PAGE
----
Economic Performance and Development
On 27 and 28 September, leading scholars will meet at the University of Cape Town (UCT) to take forward an initiative started by the HSRC and the Mandela Initiative at UCT to explore the legacies of migrant labour in South Africa.
The HSRC is part of the Centre for Sustainable, Healthy and Learning Cities and Neighbourhoods (CSHLC), an international research consortium that will look at urban economic and social change. The CSHLC will be administered at Glasgow University with partners located in South Africa, China, Tanzania, Rwanda, India, Bangladesh and Philippines.
The HSRC's EPD research programme along with university partners, recently completed fieldwork for the 2016/17 survey on rural innovation activities. This milestone of the Rural Innovation Assessment Toolbox (RIAT) heralds a great leap forward in addressing the general lack of reliable information on innovation in rural areas. This places us on a clear pathway to defeat the scourge of rural socio-economic deprivation.
RIAT has a dual purpose. First, it seeks to harness innovation for improved human wellbeing and living standards. Second, it urges local municipalities to entrench an innovation-driven approach to their socioeconomic development initiatives. Since 2012, eight distressed district municipalities on government’s list of priority intervention sites have benefited from exposure to this set of novel information and decision tools.
The 5th annual eThekwini-Academic Research Symposium will be held at the Durban International Convention Centre (ICC) from the 1st to 2ndof June 2017.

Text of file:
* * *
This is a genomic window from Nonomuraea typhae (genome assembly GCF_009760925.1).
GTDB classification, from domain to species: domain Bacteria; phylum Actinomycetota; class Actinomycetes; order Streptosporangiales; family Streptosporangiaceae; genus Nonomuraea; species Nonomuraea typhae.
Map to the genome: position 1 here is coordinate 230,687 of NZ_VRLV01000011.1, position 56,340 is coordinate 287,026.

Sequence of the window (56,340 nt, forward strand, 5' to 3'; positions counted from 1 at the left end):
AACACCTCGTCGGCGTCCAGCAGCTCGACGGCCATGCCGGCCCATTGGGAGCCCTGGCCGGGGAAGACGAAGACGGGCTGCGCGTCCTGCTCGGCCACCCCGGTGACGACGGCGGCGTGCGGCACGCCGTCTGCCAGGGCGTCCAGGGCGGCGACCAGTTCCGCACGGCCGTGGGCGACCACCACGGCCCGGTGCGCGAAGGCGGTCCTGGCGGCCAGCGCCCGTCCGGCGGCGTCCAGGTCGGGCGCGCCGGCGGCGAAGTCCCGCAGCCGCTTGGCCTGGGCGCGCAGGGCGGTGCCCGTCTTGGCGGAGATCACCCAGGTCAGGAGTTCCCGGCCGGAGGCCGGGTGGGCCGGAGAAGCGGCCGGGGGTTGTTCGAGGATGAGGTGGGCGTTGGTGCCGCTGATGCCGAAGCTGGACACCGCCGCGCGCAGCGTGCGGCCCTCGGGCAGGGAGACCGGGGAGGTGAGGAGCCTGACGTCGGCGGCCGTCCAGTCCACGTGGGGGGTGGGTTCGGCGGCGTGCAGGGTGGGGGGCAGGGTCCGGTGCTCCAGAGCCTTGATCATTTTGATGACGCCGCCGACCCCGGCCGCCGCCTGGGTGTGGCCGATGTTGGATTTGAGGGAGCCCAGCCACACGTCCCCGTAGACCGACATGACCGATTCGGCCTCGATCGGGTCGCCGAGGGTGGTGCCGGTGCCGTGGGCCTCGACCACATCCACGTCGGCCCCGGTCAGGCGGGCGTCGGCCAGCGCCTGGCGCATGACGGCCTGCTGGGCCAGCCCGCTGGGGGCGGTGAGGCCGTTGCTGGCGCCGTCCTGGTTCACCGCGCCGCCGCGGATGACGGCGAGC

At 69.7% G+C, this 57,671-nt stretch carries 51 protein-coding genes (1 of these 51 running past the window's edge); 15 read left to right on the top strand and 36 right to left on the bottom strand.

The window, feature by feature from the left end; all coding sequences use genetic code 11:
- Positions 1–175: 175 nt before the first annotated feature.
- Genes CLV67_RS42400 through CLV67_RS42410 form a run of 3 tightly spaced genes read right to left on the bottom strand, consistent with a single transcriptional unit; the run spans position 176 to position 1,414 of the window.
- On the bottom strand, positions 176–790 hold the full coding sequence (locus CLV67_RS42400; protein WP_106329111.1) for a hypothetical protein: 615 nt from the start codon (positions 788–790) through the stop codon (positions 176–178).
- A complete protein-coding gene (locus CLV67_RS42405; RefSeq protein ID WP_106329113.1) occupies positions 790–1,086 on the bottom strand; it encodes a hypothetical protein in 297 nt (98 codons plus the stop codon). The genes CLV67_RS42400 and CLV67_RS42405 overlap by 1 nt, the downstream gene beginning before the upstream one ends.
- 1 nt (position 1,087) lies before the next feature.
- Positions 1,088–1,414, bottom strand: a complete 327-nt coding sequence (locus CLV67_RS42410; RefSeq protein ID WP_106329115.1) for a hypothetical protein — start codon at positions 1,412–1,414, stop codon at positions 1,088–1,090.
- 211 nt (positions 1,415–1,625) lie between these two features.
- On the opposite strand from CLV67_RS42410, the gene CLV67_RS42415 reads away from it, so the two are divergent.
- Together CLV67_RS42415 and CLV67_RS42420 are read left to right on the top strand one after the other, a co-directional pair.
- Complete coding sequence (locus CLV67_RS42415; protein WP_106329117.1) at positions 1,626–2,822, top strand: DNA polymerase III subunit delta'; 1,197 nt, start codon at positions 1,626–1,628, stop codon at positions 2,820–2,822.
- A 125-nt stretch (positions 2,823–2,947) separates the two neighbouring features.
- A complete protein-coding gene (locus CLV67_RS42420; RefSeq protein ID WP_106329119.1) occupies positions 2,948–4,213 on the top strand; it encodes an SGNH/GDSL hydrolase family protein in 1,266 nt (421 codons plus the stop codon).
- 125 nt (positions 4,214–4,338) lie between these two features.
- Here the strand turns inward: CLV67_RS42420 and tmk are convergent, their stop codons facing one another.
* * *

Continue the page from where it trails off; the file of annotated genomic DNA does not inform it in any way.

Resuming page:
Government wants rural land users to adopt fit-for-purpose land use practices. This requires, for example, that the best farmland be used - with care - for crop and livestock farming into the distant future. A recent law, the Spatial Planning Land Use Management Act (2015), sets out the rules for ideal land uses. How many rural land users are following the prescripts of this law? Policymakers find it hard to answer this question without accurate knowledge about actual land uses in rural municipalities. Policy-relevant evidence is needed to fill this information gap.
Peter Jacobs has been awarded the prestigious 2017 Fulbright Grant for research scholars. The grant allows him to consolidate more than a decade of his studies on land reform into a book manuscript. For the six months of the Fulbright fellowship, which begins at the end of January 2017, he will be based at Johns Hopkins University in Baltimore to complete his new book project.
EPD Researchers attend Launch of eZiko siPheka siSophula Indigenous Knowledge systems Anthology.
We are conducting a survey of education and training providers operating in the tourism, hospitality and conservation sectors to understand what the role and contribution of this stakeholder group to skills development to ensure that workers in the sector are appropriately skilled.
One of the dilemmas at the heart of the new urban agenda globally is whether population
growth should be accommodated by extensive or intensive urban development. Both
approaches have gained support in South Africa in recent years, albeit in different parts of
government. The paper provides a critical and constructive assessment of what lies behind
these contrasting agendas. It considers the positive and negative features of mega-projects and
urban consolidation, with an emphasis on their implications for urban efficiency and social
justice. It concludes by stressing the need to reconcile these policies in order to avoid wasteful
duplication and damage.